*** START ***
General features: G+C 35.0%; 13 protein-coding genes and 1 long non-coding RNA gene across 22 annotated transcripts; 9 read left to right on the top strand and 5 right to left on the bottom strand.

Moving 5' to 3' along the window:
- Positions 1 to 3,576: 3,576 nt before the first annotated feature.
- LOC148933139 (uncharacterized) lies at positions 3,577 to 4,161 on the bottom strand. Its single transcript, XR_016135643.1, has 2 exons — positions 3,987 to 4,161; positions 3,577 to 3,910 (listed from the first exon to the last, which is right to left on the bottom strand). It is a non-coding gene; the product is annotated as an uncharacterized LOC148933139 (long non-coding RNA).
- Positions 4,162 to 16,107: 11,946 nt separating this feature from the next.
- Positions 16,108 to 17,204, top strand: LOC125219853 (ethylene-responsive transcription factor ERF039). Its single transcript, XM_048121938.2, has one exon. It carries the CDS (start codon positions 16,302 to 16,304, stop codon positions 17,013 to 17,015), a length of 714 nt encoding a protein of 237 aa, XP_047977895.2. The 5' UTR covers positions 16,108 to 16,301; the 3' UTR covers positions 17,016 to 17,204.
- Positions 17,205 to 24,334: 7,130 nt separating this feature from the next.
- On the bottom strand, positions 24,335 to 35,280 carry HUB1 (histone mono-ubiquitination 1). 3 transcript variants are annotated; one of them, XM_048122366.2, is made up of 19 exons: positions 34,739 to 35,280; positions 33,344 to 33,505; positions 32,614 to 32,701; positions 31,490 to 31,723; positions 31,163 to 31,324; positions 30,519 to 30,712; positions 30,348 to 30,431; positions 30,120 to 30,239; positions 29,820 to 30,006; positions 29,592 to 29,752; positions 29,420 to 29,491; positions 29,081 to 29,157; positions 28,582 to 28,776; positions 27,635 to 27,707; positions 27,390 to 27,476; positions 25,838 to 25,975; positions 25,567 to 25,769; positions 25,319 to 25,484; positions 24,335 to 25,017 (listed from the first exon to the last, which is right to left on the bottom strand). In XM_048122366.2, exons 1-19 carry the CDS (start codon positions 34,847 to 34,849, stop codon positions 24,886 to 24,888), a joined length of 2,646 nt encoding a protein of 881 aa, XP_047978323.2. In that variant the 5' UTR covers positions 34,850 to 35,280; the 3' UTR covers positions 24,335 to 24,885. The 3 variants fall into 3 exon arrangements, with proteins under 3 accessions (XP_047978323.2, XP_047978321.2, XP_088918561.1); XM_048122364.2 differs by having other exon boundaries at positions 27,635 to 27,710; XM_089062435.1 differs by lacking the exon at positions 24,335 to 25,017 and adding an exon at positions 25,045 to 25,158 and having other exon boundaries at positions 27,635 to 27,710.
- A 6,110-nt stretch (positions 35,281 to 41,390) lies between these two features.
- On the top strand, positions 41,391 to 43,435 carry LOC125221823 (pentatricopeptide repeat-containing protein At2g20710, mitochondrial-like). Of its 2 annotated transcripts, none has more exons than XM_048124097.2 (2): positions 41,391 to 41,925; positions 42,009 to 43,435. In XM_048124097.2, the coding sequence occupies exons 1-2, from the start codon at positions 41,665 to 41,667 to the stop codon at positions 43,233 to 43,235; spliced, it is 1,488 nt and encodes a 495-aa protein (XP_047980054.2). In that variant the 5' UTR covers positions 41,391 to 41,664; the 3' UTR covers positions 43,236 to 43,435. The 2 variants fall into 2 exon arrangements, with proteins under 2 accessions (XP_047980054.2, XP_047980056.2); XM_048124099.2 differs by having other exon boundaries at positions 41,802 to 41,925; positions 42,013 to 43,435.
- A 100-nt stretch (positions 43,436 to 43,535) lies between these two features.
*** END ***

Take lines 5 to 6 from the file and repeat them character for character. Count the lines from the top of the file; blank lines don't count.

- Positions 4,162 to 16,107: 11,946 nt separating this feature from the next.
- Positions 16,108 to 17,204, top strand: LOC125219853 (ethylene-responsive transcription factor ERF039). Its single transcript, XM_048121938.2, has one exon. It carries the CDS (start codon positions 16,302 to 16,304, stop codon positions 17,013 to 17,015), a length of 714 nt encoding a protein of 237 aa, XP_047977895.2. The 5' UTR covers positions 16,108 to 16,301; the 3' UTR covers positions 17,016 to 17,204.